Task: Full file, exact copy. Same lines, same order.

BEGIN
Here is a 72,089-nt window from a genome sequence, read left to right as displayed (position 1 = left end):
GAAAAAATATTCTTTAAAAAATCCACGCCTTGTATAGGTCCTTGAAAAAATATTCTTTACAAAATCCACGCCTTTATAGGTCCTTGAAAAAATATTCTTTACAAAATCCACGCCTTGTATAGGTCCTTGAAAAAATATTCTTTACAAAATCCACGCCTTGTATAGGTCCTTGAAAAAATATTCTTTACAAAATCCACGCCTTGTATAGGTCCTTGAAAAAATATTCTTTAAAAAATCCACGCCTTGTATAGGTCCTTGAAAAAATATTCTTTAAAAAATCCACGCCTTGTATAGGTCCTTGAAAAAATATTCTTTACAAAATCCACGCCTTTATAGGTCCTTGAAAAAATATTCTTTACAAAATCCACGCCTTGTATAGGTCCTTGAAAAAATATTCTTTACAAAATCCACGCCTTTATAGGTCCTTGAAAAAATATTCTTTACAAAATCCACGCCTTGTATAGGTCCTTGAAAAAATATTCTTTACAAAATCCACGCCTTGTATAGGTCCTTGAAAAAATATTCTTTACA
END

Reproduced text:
Here is a 72,089-nt window from a genome sequence, read left to right as displayed (position 1 = left end):
GAAAAAATATTCTTTAAAAAATCCACGCCTTGTATAGGTCCTTGAAAAAATATTCTTTACAAAATCCACGCCTTTATAGGTCCTTGAAAAAATATTCTTTACAAAATCCACGCCTTGTATAGGTCCTTGAAAAAATATTCTTTACAAAATCCACGCCTTGTATAGGTCCTTGAAAAAATATTCTTTACAAAATCCACGCCTTGTATAGGTCCTTGAAAAAATATTCTTTAAAAAATCCACGCCTTGTATAGGTCCTTGAAAAAATATTCTTTAAAAAATCCACGCCTTGTATAGGTCCTTGAAAAAATATTCTTTACAAAATCCACGCCTTTATAGGTCCTTGAAAAAATATTCTTTACAAAATCCACGCCTTGTATAGGTCCTTGAAAAAATATTCTTTACAAAATCCACGCCTTTATAGGTCCTTGAAAAAATATTCTTTACAAAATCCACGCCTTGTATAGGTCCTTGAAAAAATATTCTTTACAAAATCCACGCCTTGTATAGGTCCTTGAAAAAATATTCTTTACA